These members of the class were the ones who had succeeded in reading the teacher’s mind. I became rather adept at this myself, and I would often spend the so-called discussion time explaining to the other group members what answer the teacher actually wanted.

But most of the class was left guessing for most of the lesson, if not all of it, or several lessons in a row if this was a more extended project. And then finally the teacher would give us the answer. Is it surprising that many pupils simply discussed football results or the latest school gossip for most of the lesson? They knew they were going to get the answer eventually, and they had no idea how to discover it. Just like the human race had done for millennia, they could watch an apple dropping any number of times without discovering the law of gravity.

A reputed descendant of Newton's apple tree, at Trinity College, Cambridge.

A reputed descendant of Newton’s apple tree, at Trinity College, Cambridge.

But if someone would explain the law of gravity to them, and then make them memorise it, and then test them on their knowledge to make sure it was really firm, then they would be empowered to understand the law behind the falling apple. They would have more knowledge and they would understand the world better.

The teacher did usually explain it in the end, but we were left with the impression that school was not about receiving knowledge, but about guessing what was in the teacher’s head, when they kept withholding that information from us. In the name of independent learning, we were being made ever more teacher dependent.

Why is it that leaving pupils in the fog of ignorance can be described as independent learning, when true independence is achieved through mastering knowledge? A malnourished person may appear to be apathetic and incapable, but start feeding him a rich diet and he will transform. A mind starved of knowledge through years of vague project work will lack energy and independence. Once you start feeding it with facts it will come alive.

Learning from the Masters


New College, Oxford, which has the motto, ‘Manners maketh man’.

We’re rather good at applying one standard to the real world, and another to schools.

In Katharine Birbalsingh’s To Miss with Love, there is an episode when Snuffy is inspired by the sight of a young man who stops to pick up something she has dropped in the street. She is so impressed by his consideration, but then her husband points outs that such things are very normal outside the world of state schools.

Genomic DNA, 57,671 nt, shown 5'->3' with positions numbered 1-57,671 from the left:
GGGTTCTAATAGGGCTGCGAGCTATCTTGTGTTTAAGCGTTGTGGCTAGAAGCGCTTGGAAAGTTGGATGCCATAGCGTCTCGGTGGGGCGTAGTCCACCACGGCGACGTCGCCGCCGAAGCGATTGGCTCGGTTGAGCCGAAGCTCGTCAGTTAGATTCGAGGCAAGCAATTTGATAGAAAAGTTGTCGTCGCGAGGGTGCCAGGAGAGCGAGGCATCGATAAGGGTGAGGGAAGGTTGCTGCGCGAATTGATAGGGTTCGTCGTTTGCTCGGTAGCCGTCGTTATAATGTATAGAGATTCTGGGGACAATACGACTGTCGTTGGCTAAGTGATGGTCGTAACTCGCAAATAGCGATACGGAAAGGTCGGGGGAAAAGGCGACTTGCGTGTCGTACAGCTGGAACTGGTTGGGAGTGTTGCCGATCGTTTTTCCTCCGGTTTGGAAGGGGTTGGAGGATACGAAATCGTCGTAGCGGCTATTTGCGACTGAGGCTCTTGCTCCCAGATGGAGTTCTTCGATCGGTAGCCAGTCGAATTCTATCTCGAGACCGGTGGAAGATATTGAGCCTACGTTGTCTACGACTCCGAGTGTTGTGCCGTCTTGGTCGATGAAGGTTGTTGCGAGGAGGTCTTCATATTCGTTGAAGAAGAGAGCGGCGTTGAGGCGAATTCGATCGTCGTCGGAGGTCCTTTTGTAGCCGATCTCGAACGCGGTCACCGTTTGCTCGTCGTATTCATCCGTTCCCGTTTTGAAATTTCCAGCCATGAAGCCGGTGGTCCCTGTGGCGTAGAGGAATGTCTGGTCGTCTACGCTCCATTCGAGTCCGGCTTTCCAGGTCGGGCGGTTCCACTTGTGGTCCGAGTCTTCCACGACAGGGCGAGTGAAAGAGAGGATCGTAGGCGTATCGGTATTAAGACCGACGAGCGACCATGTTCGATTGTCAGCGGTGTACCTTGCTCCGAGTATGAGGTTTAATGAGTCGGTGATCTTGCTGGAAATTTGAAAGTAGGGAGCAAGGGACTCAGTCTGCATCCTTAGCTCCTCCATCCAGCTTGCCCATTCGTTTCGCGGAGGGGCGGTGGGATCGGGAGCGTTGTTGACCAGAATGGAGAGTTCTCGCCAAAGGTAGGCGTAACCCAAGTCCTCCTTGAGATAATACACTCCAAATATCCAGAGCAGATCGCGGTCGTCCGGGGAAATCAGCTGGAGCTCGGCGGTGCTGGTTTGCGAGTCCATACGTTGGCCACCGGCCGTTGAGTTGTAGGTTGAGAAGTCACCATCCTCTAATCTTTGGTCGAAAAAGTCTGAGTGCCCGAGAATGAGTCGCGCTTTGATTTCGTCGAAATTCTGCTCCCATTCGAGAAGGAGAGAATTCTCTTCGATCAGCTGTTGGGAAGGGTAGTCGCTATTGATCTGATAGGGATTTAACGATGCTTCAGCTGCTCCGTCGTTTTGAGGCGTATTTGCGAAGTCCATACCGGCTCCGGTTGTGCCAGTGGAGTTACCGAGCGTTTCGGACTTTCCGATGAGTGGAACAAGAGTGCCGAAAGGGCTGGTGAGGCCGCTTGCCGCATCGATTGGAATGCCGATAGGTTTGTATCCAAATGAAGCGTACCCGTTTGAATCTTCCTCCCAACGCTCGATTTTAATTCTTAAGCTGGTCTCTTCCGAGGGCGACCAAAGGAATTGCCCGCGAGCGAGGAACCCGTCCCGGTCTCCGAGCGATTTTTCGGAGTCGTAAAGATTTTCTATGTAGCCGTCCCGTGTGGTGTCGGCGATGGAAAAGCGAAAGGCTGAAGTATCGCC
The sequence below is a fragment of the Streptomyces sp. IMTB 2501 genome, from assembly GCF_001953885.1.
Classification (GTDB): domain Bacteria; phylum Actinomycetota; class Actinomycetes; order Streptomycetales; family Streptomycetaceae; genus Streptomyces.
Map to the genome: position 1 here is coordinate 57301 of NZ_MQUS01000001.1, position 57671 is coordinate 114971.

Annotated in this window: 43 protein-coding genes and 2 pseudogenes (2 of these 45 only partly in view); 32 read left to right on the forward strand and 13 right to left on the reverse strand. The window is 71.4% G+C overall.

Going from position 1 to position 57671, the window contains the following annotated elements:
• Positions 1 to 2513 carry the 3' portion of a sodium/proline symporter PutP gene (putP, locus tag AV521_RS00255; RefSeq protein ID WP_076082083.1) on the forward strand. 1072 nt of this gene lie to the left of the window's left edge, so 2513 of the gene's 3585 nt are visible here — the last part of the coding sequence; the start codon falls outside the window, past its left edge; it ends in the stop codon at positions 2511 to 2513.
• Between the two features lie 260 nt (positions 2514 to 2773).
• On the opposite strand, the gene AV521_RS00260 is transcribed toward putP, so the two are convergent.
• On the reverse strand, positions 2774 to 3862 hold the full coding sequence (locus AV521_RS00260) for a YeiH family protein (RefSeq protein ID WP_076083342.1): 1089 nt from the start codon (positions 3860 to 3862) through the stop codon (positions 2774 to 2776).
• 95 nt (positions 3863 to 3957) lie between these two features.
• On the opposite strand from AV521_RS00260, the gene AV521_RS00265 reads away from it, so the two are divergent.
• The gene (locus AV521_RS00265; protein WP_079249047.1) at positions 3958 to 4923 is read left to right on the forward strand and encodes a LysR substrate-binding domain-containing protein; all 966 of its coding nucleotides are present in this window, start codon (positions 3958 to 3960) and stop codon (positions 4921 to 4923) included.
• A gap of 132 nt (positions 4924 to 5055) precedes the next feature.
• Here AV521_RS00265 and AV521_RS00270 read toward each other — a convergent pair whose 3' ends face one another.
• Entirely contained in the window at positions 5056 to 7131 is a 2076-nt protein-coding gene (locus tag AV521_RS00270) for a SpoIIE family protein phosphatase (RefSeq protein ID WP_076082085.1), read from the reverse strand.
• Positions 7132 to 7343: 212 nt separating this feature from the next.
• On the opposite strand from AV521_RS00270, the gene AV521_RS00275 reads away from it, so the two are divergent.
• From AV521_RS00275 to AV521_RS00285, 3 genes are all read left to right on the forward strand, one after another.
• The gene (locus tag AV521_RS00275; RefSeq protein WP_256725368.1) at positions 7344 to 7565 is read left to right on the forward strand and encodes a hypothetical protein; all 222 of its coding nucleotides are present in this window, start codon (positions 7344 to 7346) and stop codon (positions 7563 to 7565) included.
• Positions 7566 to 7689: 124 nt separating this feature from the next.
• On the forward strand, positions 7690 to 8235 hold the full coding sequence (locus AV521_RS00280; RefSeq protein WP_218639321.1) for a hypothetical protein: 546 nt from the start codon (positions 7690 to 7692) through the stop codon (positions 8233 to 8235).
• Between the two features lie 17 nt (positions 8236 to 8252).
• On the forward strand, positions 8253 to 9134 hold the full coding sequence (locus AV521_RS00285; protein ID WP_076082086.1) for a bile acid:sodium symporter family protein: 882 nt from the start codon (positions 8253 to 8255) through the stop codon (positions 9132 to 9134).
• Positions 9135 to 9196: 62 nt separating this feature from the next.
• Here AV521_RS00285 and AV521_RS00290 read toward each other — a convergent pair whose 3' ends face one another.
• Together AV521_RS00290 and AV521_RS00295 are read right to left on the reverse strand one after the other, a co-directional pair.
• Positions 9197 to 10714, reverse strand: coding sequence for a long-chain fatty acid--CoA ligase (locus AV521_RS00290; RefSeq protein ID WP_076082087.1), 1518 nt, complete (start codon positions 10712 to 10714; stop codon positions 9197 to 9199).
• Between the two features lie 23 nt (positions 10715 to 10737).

Good manners are a very ordinary matter; it is their destruction which is extraordinary. And their destruction has been achieved by the establishment of a school culture based on self-expression at any cost.

When a world class ballet dancer is perfectly synchronised to the music as she glides across the stage, do we criticise her for merely following instructions? Do we think any less of her achievement because she has submitted to the authority of the composer of the ballet, or learned her steps by imitating master dancers older than herself? Of course not. We assume that to achieve such mastery, a long programme of self-disciplined submission to authority is needed.

To imitate and to submit are the normal ways of learning. And yet in school they are often scorned, when educationalists claim that what matters more is self-expression and independent learning. When we take away the models for pupils to follow, we shouldn’t be surprised at the low level of the work which results. One thinks of Robert Frost’s interior desolation in ‘Desert Places’, where he reaches the logical conclusion of rampant subjectivism: ‘No expression, nothing to express’.

Or as teachers, we might have been persuaded to think that establishing fixed rituals in the classroom somehow undermines our creativity as autonomous professionals. But we admire the discipline of a football team as they execute an attacking strategy to perfection. Did they achieve that without planning and repeated practice?

Good manners; graceful dancing; footballing glory: all of these are mastered by patient and repeated imitation of those who know better, who perform better than we do. When we synchronise our steps, we can leave behind the painful self-consciousness inaugurated by the melancholy, lonely Romantics, and embrace instead the joyful spirit of collaboration that produced the plays of Shakespeare.

(Image from Wikimedia: https://commons.wikimedia.org/wiki/File:Newcollege_gate_to_gardens.jpg)